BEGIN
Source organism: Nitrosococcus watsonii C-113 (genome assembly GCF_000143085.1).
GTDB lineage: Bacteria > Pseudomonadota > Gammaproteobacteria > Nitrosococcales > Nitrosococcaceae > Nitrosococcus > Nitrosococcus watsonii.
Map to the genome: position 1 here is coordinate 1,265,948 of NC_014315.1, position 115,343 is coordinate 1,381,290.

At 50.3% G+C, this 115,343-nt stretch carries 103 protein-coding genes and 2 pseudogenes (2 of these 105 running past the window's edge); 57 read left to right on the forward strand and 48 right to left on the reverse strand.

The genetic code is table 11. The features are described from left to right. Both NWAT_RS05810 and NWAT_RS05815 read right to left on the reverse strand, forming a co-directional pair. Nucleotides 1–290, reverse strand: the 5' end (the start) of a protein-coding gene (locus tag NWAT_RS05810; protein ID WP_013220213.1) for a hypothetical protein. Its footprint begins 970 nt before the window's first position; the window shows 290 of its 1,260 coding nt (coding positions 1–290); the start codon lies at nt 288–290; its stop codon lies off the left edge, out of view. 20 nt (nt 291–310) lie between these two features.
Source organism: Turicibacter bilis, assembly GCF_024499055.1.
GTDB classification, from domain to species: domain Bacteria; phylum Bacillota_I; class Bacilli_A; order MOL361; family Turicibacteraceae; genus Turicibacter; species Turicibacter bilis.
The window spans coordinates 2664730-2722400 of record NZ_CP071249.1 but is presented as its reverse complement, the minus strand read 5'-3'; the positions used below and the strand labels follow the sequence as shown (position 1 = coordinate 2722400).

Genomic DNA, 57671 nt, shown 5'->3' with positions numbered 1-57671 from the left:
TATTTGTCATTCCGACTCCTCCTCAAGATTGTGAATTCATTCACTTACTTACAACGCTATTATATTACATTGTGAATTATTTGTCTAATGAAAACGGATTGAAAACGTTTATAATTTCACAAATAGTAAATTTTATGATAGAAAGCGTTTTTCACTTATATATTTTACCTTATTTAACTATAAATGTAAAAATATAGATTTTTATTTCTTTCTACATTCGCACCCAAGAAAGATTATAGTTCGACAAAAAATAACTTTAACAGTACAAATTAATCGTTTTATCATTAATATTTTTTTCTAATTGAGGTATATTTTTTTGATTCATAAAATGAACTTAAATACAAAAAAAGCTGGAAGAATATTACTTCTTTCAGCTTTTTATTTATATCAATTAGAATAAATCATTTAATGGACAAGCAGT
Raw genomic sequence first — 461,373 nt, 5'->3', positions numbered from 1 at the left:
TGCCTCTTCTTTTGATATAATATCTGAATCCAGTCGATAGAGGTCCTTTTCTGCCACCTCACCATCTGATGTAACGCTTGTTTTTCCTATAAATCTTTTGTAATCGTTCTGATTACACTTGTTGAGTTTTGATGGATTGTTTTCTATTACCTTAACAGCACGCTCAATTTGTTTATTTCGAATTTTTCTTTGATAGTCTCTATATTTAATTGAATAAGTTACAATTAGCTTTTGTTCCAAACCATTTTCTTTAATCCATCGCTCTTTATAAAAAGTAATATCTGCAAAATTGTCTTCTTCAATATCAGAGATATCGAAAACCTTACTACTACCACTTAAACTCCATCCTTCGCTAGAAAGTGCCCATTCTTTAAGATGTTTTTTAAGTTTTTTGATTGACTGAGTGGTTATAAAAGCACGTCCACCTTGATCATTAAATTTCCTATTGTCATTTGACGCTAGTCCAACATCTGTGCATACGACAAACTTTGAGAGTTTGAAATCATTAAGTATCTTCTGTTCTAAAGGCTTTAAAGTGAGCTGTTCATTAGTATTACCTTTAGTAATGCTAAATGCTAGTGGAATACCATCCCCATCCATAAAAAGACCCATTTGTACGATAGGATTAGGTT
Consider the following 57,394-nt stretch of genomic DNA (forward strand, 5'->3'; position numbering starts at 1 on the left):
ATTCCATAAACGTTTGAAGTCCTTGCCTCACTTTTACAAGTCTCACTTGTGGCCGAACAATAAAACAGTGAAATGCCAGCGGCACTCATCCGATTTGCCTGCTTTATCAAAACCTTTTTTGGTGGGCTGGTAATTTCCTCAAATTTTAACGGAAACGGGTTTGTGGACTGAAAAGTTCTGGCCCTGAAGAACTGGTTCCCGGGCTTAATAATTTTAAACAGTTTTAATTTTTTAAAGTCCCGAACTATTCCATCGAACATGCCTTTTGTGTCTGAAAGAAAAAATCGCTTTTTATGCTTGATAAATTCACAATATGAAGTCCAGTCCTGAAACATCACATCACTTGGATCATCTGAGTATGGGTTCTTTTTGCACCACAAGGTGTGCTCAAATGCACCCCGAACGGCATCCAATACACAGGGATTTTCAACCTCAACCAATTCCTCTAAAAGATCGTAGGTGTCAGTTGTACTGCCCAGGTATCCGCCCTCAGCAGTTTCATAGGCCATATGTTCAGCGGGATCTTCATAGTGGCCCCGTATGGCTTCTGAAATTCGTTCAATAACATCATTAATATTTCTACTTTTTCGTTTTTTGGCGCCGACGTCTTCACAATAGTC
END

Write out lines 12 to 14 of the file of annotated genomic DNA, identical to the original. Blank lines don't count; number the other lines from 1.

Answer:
TGCCTCTTCTTTTGATATAATATCTGAATCCAGTCGATAGAGGTCCTTTTCTGCCACCTCACCATCTGATGTAACGCTTGTTTTTCCTATAAATCTTTTGTAATCGTTCTGATTACACTTGTTGAGTTTTGATGGATTGTTTTCTATTACCTTAACAGCACGCTCAATTTGTTTATTTCGAATTTTTCTTTGATAGTCTCTATATTTAATTGAATAAGTTACAATTAGCTTTTGTTCCAAACCATTTTCTTTAATCCATCGCTCTTTATAAAAAGTAATATCTGCAAAATTGTCTTCTTCAATATCAGAGATATCGAAAACCTTACTACTACCACTTAAACTCCATCCTTCGCTAGAAAGTGCCCATTCTTTAAGATGTTTTTTAAGTTTTTTGATTGACTGAGTGGTTATAAAAGCACGTCCACCTTGATCATTAAATTTCCTATTGTCATTTGACGCTAGTCCAACATCTGTGCATACGACAAACTTTGAGAGTTTGAAATCATTAAGTATCTTCTGTTCTAAAGGCTTTAAAGTGAGCTGTTCATTAGTATTACCTTTAGTAATGCTAAATGCTAGTGGAATACCATCCCCATCCATAAAAAGACCCATTTGTACGATAGGATTAGGTT
Consider the following 57,394-nt stretch of genomic DNA (forward strand, 5'->3'; position numbering starts at 1 on the left):
ATTCCATAAACGTTTGAAGTCCTTGCCTCACTTTTACAAGTCTCACTTGTGGCCGAACAATAAAACAGTGAAATGCCAGCGGCACTCATCCGATTTGCCTGCTTTATCAAAACCTTTTTTGGTGGGCTGGTAATTTCCTCAAATTTTAACGGAAACGGGTTTGTGGACTGAAAAGTTCTGGCCCTGAAGAACTGGTTCCCGGGCTTAATAATTTTAAACAGTTTTAATTTTTTAAAGTCCCGAACTATTCCATCGAACATGCCTTTTGTGTCTGAAAGAAAAAATCGCTTTTTATGCTTGATAAATTCACAATATGAAGTCCAGTCCTGAAACATCACATCACTTGGATCATCTGAGTATGGGTTCTTTTTGCACCACAAGGTGTGCTCAAATGCACCCCGAACGGCATCCAATACACAGGGATTTTCAACCTCAACCAATTCCTCTAAAAGATCGTAGGTGTCAGTTGTACTGCCCAGGTATCCGCCCTCAGCAGTTTCATAGGCCATATGTTCAGCGGGATCTTCATAGTGGCCCCGTATGGCTTCTGAAATTCGTTCAATAACATCATTAATATTTCTACTTTTTCGTTTTTTGGCGCCGACGTCTTCACAATAGTC